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New Chip Brings Military Security to Commercial Processors

CPU Tech's Acalis chip offers defense muscle to commercial vendors

6 min read

16 April 2009—Last week, a spot check of electric grid systems revealed that hackers had infiltrated the U.S. electric grid. The government inspections, motivated by a 2007 Idaho National Laboratory demonstration of the vulnerabilities of the U.S. grid, revealed more than the inspectors had bargained for: The invaders had left behind potentially disruptive malware. A former U.S. official told the Associated Press that the culprit was ”almost without a doubt” state sponsored, and a follow-up listed Russia and China as suspects (although the Chinese government emphatically denied the charge this week). The increasing threat from better-financed hackers, the growing need to build security into a chip at the start of the chip-design process (rather than as an afterthought), and the blurring line between military and civilian targets have been at the center of many U.S. Department of Defense concerns. The mounting hysteria has led the government to pour millions into the problem, and on 1 April, Congress introduced a bill that would let the president declare a ”cybersecurity emergency,” shutting down Web traffic to compromised infrastructure such as the power grid.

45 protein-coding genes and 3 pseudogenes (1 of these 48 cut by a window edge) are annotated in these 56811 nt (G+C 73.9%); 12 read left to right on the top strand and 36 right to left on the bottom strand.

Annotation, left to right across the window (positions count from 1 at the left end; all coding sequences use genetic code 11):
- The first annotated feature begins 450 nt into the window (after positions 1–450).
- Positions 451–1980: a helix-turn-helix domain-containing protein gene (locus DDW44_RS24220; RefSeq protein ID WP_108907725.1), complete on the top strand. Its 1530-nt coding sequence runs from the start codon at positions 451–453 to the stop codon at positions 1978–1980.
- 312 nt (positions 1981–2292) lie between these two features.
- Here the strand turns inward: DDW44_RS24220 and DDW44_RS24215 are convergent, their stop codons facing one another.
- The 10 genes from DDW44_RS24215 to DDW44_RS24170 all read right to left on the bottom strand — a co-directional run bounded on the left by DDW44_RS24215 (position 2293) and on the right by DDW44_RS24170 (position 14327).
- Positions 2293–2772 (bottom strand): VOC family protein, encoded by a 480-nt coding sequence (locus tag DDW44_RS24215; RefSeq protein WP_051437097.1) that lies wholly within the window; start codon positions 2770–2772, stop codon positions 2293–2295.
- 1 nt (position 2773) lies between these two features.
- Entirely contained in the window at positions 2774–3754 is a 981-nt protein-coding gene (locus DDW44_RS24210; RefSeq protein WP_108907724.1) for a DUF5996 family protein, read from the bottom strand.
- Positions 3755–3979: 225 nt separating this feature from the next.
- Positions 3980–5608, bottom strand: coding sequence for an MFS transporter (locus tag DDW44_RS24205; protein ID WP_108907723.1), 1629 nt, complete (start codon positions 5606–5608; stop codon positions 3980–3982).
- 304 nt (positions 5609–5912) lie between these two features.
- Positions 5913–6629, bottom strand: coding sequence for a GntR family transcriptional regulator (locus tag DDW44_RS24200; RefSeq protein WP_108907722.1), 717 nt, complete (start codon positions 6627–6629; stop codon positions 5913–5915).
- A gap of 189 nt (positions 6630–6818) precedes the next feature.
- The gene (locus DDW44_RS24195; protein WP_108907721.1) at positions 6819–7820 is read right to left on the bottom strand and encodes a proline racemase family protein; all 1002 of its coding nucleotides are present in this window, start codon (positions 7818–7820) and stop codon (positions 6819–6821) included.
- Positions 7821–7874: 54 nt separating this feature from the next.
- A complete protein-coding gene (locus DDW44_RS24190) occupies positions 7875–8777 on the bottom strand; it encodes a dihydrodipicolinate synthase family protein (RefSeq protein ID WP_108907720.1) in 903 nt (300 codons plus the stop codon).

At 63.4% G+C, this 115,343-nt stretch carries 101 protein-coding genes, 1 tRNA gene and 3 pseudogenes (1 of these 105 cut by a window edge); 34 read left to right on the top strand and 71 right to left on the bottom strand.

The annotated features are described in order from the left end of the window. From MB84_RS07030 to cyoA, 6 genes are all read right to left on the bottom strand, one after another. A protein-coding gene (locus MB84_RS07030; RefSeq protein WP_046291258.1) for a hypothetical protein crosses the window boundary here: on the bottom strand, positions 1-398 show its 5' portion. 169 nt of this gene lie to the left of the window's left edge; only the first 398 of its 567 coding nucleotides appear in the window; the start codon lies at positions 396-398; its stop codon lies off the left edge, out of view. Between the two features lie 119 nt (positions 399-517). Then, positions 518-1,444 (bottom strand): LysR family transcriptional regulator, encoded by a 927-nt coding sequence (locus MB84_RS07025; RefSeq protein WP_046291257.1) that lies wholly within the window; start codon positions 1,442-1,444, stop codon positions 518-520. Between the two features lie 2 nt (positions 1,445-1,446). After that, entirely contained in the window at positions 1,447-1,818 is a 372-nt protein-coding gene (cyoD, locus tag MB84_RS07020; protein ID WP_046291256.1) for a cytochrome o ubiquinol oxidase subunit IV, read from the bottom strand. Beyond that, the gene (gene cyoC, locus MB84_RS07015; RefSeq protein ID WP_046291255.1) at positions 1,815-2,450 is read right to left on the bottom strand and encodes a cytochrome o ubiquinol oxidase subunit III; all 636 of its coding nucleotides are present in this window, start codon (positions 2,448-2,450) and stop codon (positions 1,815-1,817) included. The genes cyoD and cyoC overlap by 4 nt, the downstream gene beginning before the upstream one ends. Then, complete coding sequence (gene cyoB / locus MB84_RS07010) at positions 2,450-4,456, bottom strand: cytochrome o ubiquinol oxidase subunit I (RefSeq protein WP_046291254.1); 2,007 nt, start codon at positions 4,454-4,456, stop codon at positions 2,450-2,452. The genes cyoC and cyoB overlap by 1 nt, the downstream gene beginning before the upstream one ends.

But the answer could be found in something decidedly less grandiose: Last month, Pleasanton, Calif.–based CPU Tech introduced into the commercial market a secure processor that had previously been available only for military systems. The Acalis CPU872 is the first microprocessor born of new methods the Pentagon learned from its hunt for secret kill switches in the commercial chips the agency buys. But beyond just defense contractors, CPU Tech is targeting commercial users of PowerPC processors at big firms and agencies including those responsible for securing public infrastructure, such as electric power generators and subway systems.

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Why Functional Programming Should Be the Future of Software Development

It’s hard to learn, but your code will produce fewer nasty surprises

11 min read
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A plate of spaghetti made from code
Shira Inbar
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You’d expectthe longest and most costly phase in the lifecycle of a software product to be the initial development of the system, when all those great features are first imagined and then created. In fact, the hardest part comes later, during the maintenance phase. That’s when programmers pay the price for the shortcuts they took during development.

So why did they take shortcuts? Maybe they didn’t realize that they were cutting any corners. Only when their code was deployed and exercised by a lot of users did its hidden flaws come to light. And maybe the developers were rushed. Time-to-market pressures would almost guarantee that their software will contain more bugs than it would otherwise.

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